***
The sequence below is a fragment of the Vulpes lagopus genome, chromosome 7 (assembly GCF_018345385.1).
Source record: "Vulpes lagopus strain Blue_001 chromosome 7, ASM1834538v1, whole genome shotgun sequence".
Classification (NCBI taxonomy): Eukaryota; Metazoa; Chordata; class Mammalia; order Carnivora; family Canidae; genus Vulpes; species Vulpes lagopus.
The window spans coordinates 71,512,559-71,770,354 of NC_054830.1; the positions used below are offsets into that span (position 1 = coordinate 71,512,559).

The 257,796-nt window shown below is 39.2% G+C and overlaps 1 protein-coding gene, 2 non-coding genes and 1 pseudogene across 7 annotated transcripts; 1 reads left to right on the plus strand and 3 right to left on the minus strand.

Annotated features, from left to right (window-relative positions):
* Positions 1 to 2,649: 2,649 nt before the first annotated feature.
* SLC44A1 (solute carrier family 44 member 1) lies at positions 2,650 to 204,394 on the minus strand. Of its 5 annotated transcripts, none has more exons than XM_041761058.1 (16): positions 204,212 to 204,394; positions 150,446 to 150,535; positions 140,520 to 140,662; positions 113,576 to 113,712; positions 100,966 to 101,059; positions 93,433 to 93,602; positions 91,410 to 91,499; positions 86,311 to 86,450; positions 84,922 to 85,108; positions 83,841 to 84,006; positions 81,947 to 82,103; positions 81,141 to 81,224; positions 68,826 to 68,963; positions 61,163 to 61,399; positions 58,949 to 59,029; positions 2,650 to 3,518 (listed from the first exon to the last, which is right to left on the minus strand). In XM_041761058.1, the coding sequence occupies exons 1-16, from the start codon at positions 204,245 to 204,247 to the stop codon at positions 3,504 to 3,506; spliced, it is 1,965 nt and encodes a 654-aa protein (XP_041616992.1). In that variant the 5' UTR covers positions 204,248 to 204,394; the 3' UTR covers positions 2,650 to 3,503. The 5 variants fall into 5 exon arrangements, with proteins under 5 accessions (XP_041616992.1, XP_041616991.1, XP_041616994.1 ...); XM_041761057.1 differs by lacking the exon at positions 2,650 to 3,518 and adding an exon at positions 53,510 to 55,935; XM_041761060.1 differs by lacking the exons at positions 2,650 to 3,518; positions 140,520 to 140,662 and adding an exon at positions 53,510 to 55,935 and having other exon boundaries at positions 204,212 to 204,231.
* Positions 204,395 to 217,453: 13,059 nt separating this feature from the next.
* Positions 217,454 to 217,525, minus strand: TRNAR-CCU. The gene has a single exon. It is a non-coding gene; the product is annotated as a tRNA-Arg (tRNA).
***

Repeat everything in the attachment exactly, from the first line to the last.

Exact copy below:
The sequence below is a fragment of the Vulpes lagopus genome, chromosome 7 (assembly GCF_018345385.1).
Source record: "Vulpes lagopus strain Blue_001 chromosome 7, ASM1834538v1, whole genome shotgun sequence".
Classification (NCBI taxonomy): Eukaryota; Metazoa; Chordata; class Mammalia; order Carnivora; family Canidae; genus Vulpes; species Vulpes lagopus.
The window spans coordinates 71,512,559-71,770,354 of NC_054830.1; the positions used below are offsets into that span (position 1 = coordinate 71,512,559).

The 257,796-nt window shown below is 39.2% G+C and overlaps 1 protein-coding gene, 2 non-coding genes and 1 pseudogene across 7 annotated transcripts; 1 reads left to right on the plus strand and 3 right to left on the minus strand.

Annotated features, from left to right (window-relative positions):
* Positions 1 to 2,649: 2,649 nt before the first annotated feature.
* SLC44A1 (solute carrier family 44 member 1) lies at positions 2,650 to 204,394 on the minus strand. Of its 5 annotated transcripts, none has more exons than XM_041761058.1 (16): positions 204,212 to 204,394; positions 150,446 to 150,535; positions 140,520 to 140,662; positions 113,576 to 113,712; positions 100,966 to 101,059; positions 93,433 to 93,602; positions 91,410 to 91,499; positions 86,311 to 86,450; positions 84,922 to 85,108; positions 83,841 to 84,006; positions 81,947 to 82,103; positions 81,141 to 81,224; positions 68,826 to 68,963; positions 61,163 to 61,399; positions 58,949 to 59,029; positions 2,650 to 3,518 (listed from the first exon to the last, which is right to left on the minus strand). In XM_041761058.1, the coding sequence occupies exons 1-16, from the start codon at positions 204,245 to 204,247 to the stop codon at positions 3,504 to 3,506; spliced, it is 1,965 nt and encodes a 654-aa protein (XP_041616992.1). In that variant the 5' UTR covers positions 204,248 to 204,394; the 3' UTR covers positions 2,650 to 3,503. The 5 variants fall into 5 exon arrangements, with proteins under 5 accessions (XP_041616992.1, XP_041616991.1, XP_041616994.1 ...); XM_041761057.1 differs by lacking the exon at positions 2,650 to 3,518 and adding an exon at positions 53,510 to 55,935; XM_041761060.1 differs by lacking the exons at positions 2,650 to 3,518; positions 140,520 to 140,662 and adding an exon at positions 53,510 to 55,935 and having other exon boundaries at positions 204,212 to 204,231.
* Positions 204,395 to 217,453: 13,059 nt separating this feature from the next.
* Positions 217,454 to 217,525, minus strand: TRNAR-CCU. The gene has a single exon. It is a non-coding gene; the product is annotated as a tRNA-Arg (tRNA).